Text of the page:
Over the years, Oprah's angel network has donated millions to varying causes. A donation means more than just money, as at least one local non-profit has learned.
The D.C. kitchen prepares and donates more than 4,500 meals per day for local shelters, including the one upstairs. A job-training program is among several offered at the center.
It may have been that all-encompassing, problem-solving spirit that drew Oprah Winfrey's attention 10 years ago. At the time, the kitchen's founder Robert Egger accepted a $100,000 dollar donation from Oprah's angel network.
"The kitchen has received a lot of accolades over the year, but this is in a different league, this is Oprah," Egger said. He says they used the money to expand their food recycling program to more than twenty college campuses nationwide.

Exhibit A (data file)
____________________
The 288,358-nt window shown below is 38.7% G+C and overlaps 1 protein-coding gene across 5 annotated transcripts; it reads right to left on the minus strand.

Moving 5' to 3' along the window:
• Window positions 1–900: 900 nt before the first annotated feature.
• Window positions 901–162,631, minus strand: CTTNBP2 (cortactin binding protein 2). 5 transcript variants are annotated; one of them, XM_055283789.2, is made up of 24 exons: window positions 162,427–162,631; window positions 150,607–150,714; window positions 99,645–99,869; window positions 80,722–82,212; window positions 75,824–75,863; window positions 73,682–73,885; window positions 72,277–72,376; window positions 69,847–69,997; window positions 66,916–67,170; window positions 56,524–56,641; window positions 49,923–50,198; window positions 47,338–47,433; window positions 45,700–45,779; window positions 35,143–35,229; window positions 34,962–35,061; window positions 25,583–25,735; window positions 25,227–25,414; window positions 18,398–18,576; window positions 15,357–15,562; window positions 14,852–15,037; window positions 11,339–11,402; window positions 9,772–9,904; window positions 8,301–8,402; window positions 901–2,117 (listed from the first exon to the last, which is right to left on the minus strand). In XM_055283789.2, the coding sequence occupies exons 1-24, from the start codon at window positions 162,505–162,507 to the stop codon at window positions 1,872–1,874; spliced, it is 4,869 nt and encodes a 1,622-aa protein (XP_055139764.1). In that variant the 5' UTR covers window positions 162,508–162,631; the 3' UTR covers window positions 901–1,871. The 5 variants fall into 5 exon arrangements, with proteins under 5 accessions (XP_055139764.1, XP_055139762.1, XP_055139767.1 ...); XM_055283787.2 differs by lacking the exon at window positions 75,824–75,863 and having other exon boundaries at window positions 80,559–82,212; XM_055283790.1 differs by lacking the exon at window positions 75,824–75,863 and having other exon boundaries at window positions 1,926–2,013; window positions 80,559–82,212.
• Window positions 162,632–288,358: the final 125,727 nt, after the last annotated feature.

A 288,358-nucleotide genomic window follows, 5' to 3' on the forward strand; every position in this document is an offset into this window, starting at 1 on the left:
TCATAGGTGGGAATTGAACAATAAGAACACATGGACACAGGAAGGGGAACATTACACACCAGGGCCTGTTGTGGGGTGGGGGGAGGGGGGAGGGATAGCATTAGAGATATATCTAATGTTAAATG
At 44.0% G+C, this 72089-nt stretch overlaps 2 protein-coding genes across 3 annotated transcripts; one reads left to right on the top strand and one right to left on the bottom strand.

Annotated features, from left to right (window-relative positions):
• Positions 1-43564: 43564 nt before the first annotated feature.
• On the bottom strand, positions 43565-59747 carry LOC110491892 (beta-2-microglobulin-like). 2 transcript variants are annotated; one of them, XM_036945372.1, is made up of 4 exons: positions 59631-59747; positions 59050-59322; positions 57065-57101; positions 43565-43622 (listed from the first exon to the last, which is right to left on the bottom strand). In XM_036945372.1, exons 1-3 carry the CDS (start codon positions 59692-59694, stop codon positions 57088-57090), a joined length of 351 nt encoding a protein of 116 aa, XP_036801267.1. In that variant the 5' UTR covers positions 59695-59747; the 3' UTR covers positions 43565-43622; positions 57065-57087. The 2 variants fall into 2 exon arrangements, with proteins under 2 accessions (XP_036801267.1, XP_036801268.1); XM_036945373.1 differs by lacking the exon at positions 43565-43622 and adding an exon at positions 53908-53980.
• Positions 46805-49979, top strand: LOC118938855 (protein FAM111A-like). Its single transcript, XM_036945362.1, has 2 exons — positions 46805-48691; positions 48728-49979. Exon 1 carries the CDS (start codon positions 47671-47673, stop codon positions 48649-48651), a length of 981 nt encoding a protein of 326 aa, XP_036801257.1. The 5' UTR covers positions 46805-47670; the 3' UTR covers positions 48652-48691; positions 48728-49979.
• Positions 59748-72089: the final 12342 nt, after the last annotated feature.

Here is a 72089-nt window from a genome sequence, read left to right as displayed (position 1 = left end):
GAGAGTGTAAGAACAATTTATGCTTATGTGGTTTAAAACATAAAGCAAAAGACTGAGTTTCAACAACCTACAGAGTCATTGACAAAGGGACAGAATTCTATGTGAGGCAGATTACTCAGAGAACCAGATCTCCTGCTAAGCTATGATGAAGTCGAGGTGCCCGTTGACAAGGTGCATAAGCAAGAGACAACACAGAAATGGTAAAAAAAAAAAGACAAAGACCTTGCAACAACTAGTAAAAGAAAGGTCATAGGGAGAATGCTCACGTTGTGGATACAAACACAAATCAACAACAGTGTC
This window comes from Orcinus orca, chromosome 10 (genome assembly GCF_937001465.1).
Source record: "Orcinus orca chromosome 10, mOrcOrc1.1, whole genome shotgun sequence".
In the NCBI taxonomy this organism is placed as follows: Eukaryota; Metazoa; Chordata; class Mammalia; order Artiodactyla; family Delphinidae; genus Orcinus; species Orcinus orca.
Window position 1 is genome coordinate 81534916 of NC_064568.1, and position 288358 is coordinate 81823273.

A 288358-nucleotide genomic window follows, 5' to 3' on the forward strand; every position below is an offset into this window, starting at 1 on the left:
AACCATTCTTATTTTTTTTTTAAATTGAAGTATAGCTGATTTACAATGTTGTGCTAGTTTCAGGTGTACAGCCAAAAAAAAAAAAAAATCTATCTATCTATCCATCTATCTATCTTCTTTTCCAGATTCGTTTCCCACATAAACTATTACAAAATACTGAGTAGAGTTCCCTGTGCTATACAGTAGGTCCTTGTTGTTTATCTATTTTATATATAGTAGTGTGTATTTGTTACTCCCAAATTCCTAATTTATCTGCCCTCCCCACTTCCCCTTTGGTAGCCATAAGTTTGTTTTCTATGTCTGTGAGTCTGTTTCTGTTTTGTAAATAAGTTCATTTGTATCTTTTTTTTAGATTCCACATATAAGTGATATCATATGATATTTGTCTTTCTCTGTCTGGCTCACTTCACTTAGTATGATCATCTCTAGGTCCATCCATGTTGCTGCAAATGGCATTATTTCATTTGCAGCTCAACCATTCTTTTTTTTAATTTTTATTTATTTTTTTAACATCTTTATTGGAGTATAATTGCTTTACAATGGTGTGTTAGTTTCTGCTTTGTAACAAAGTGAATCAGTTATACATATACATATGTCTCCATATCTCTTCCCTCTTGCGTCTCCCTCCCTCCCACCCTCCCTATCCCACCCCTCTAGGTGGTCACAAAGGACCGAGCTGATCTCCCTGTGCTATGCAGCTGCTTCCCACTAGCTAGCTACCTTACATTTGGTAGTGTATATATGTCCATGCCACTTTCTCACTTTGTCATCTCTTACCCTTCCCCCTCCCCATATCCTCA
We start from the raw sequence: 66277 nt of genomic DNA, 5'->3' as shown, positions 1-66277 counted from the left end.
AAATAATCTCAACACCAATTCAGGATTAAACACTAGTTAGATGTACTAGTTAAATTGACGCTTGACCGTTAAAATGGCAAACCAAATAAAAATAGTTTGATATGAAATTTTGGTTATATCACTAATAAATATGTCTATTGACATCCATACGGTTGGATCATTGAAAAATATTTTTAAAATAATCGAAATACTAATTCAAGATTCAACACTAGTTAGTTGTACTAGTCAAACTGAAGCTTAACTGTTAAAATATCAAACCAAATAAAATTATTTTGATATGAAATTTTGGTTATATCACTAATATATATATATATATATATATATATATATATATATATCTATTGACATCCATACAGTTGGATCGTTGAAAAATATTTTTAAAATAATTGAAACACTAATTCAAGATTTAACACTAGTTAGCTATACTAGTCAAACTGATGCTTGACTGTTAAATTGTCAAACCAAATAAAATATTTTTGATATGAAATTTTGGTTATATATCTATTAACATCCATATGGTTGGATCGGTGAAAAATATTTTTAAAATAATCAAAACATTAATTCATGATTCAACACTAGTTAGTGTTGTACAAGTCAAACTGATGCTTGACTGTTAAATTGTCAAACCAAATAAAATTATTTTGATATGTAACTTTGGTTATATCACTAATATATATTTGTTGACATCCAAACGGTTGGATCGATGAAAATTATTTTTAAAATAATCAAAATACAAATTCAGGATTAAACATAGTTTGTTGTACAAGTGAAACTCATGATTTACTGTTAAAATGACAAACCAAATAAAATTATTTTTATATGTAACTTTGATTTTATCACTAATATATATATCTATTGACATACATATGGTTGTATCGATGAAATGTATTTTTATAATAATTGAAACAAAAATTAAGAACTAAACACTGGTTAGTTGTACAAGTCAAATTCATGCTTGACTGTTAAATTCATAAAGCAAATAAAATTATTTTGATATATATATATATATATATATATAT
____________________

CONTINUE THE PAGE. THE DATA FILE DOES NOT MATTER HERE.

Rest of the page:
"The kitchen isn't just what you see here, it's this idea that we hope reverberates out," he says.
Egger says the kitchen received more attention after that brief appearance on the Oprah show; more cities became interested in replicating the program. "We call it the 'USDO' stamp of approval, it's the united states department of Oprah," he jokes. "When you've been on Oprah, it's amazing how fresh your stuff is, constantly."
This attention has helped fun programs that help people help themselves - and others. Dawain Arrington is a regular. "Before, I was more into hurting people, now I'm more into saving lives," the 39-year-old said.
"Just being a part of helping put food on the table and help folks get into housing and employed, I want to be a part of it," he said.
Many of the people he supervises at the D.C. central kitchen come from similar troubled backgrounds -- involving homelessness, addiction, or time in prison.But they're ready to start a new journey.
D.C. central kitchen is among several local organizations to receive the "use your life" award from Oprah's angel network. Others include the Seed Foundation, the Cesar Chavez public charter school, and the Dance Institute of Washington.